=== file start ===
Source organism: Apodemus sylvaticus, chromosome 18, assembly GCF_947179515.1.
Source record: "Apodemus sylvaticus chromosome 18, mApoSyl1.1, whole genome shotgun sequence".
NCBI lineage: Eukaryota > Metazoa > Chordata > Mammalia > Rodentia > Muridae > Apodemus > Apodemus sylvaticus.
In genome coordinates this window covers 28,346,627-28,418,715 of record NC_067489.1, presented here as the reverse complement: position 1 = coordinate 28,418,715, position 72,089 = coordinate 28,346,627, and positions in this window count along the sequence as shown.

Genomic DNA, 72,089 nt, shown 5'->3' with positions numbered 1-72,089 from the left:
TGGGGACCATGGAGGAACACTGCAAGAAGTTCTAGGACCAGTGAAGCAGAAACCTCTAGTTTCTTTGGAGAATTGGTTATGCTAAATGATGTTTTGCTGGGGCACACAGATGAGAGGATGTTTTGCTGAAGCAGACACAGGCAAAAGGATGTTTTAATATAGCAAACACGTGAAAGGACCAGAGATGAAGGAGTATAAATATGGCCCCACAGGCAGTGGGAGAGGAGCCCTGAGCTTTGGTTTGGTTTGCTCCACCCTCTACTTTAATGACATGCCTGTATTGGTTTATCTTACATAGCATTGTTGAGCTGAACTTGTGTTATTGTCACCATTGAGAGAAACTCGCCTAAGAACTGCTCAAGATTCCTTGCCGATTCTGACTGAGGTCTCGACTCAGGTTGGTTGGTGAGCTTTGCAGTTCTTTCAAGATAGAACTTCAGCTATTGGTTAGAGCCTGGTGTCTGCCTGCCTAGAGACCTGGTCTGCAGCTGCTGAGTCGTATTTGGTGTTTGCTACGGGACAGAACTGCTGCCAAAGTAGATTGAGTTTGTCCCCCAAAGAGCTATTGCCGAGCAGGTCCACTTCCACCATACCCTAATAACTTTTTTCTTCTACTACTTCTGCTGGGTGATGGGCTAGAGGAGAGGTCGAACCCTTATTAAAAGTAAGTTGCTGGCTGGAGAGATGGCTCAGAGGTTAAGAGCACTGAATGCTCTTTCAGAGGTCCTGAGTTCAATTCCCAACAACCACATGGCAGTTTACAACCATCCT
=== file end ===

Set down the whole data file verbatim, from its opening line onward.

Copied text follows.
Source organism: Apodemus sylvaticus, chromosome 18, assembly GCF_947179515.1.
Source record: "Apodemus sylvaticus chromosome 18, mApoSyl1.1, whole genome shotgun sequence".
NCBI lineage: Eukaryota > Metazoa > Chordata > Mammalia > Rodentia > Muridae > Apodemus > Apodemus sylvaticus.
In genome coordinates this window covers 28,346,627-28,418,715 of record NC_067489.1, presented here as the reverse complement: position 1 = coordinate 28,418,715, position 72,089 = coordinate 28,346,627, and positions in this window count along the sequence as shown.

Genomic DNA, 72,089 nt, shown 5'->3' with positions numbered 1-72,089 from the left:
TGGGGACCATGGAGGAACACTGCAAGAAGTTCTAGGACCAGTGAAGCAGAAACCTCTAGTTTCTTTGGAGAATTGGTTATGCTAAATGATGTTTTGCTGGGGCACACAGATGAGAGGATGTTTTGCTGAAGCAGACACAGGCAAAAGGATGTTTTAATATAGCAAACACGTGAAAGGACCAGAGATGAAGGAGTATAAATATGGCCCCACAGGCAGTGGGAGAGGAGCCCTGAGCTTTGGTTTGGTTTGCTCCACCCTCTACTTTAATGACATGCCTGTATTGGTTTATCTTACATAGCATTGTTGAGCTGAACTTGTGTTATTGTCACCATTGAGAGAAACTCGCCTAAGAACTGCTCAAGATTCCTTGCCGATTCTGACTGAGGTCTCGACTCAGGTTGGTTGGTGAGCTTTGCAGTTCTTTCAAGATAGAACTTCAGCTATTGGTTAGAGCCTGGTGTCTGCCTGCCTAGAGACCTGGTCTGCAGCTGCTGAGTCGTATTTGGTGTTTGCTACGGGACAGAACTGCTGCCAAAGTAGATTGAGTTTGTCCCCCAAAGAGCTATTGCCGAGCAGGTCCACTTCCACCATACCCTAATAACTTTTTTCTTCTACTACTTCTGCTGGGTGATGGGCTAGAGGAGAGGTCGAACCCTTATTAAAAGTAAGTTGCTGGCTGGAGAGATGGCTCAGAGGTTAAGAGCACTGAATGCTCTTTCAGAGGTCCTGAGTTCAATTCCCAACAACCACATGGCAGTTTACAACCATCCT